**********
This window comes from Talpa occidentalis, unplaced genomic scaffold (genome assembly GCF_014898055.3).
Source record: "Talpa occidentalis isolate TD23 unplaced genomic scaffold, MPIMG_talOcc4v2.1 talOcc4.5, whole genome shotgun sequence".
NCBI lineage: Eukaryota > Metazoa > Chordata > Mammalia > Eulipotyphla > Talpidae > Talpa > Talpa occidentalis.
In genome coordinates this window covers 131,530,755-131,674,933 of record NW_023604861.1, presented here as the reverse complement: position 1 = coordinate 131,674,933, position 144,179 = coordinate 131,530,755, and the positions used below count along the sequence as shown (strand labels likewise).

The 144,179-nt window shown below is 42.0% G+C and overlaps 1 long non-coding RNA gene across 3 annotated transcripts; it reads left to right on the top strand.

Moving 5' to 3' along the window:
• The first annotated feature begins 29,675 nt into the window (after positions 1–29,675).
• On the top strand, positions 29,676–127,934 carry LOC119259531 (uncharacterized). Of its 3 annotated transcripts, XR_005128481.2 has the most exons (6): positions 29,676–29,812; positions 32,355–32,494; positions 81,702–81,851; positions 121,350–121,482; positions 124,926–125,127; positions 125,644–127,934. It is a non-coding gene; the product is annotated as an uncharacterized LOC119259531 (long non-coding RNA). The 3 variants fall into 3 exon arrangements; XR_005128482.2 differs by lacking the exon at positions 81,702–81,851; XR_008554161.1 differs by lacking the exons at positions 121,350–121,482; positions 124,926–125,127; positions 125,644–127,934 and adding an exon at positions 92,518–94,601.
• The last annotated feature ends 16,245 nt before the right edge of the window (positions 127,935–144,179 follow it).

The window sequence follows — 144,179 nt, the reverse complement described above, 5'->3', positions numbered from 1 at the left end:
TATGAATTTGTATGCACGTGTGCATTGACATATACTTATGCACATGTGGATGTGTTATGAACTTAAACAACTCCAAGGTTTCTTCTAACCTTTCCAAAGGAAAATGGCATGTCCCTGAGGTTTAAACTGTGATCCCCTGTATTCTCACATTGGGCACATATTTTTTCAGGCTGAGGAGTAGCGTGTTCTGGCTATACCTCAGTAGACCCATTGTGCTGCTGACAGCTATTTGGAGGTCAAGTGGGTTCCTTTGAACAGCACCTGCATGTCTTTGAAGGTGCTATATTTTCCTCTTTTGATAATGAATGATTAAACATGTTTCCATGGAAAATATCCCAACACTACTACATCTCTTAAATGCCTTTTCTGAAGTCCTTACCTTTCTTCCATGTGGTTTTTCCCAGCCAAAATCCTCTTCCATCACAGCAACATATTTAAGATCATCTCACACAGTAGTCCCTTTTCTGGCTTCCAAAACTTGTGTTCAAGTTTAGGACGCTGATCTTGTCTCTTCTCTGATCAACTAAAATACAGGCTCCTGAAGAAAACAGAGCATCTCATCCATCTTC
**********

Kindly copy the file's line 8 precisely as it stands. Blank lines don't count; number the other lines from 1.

• On the top strand, positions 29,676–127,934 carry LOC119259531 (uncharacterized). Of its 3 annotated transcripts, XR_005128481.2 has the most exons (6): positions 29,676–29,812; positions 32,355–32,494; positions 81,702–81,851; positions 121,350–121,482; positions 124,926–125,127; positions 125,644–127,934. It is a non-coding gene; the product is annotated as an uncharacterized LOC119259531 (long non-coding RNA). The 3 variants fall into 3 exon arrangements; XR_005128482.2 differs by lacking the exon at positions 81,702–81,851; XR_008554161.1 differs by lacking the exons at positions 121,350–121,482; positions 124,926–125,127; positions 125,644–127,934 and adding an exon at positions 92,518–94,601.